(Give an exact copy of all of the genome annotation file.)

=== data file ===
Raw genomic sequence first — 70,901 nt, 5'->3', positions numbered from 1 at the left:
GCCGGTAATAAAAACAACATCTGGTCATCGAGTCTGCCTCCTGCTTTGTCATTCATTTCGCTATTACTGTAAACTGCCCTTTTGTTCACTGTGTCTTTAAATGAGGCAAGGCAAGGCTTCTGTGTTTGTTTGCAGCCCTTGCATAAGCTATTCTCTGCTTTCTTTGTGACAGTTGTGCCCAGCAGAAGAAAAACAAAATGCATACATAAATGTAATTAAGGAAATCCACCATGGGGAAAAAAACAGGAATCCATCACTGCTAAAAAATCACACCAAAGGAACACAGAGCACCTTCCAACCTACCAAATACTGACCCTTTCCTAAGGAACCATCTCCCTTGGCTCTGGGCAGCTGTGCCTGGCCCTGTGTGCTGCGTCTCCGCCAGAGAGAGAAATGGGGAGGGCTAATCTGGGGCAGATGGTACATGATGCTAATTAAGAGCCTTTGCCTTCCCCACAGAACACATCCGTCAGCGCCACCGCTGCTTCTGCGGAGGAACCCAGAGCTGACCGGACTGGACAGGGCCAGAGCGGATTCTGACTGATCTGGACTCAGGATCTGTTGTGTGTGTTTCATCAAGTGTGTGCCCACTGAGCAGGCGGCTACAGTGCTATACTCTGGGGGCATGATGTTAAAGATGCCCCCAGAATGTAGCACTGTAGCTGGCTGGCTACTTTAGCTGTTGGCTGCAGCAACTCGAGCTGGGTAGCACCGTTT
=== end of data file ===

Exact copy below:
Raw genomic sequence first — 70,901 nt, 5'->3', positions numbered from 1 at the left:
GCCGGTAATAAAAACAACATCTGGTCATCGAGTCTGCCTCCTGCTTTGTCATTCATTTCGCTATTACTGTAAACTGCCCTTTTGTTCACTGTGTCTTTAAATGAGGCAAGGCAAGGCTTCTGTGTTTGTTTGCAGCCCTTGCATAAGCTATTCTCTGCTTTCTTTGTGACAGTTGTGCCCAGCAGAAGAAAAACAAAATGCATACATAAATGTAATTAAGGAAATCCACCATGGGGAAAAAAACAGGAATCCATCACTGCTAAAAAATCACACCAAAGGAACACAGAGCACCTTCCAACCTACCAAATACTGACCCTTTCCTAAGGAACCATCTCCCTTGGCTCTGGGCAGCTGTGCCTGGCCCTGTGTGCTGCGTCTCCGCCAGAGAGAGAAATGGGGAGGGCTAATCTGGGGCAGATGGTACATGATGCTAATTAAGAGCCTTTGCCTTCCCCACAGAACACATCCGTCAGCGCCACCGCTGCTTCTGCGGAGGAACCCAGAGCTGACCGGACTGGACAGGGCCAGAGCGGATTCTGACTGATCTGGACTCAGGATCTGTTGTGTGTGTTTCATCAAGTGTGTGCCCACTGAGCAGGCGGCTACAGTGCTATACTCTGGGGGCATGATGTTAAAGATGCCCCCAGAATGTAGCACTGTAGCTGGCTGGCTACTTTAGCTGTTGGCTGCAGCAACTCGAGCTGGGTAGCACCGTTT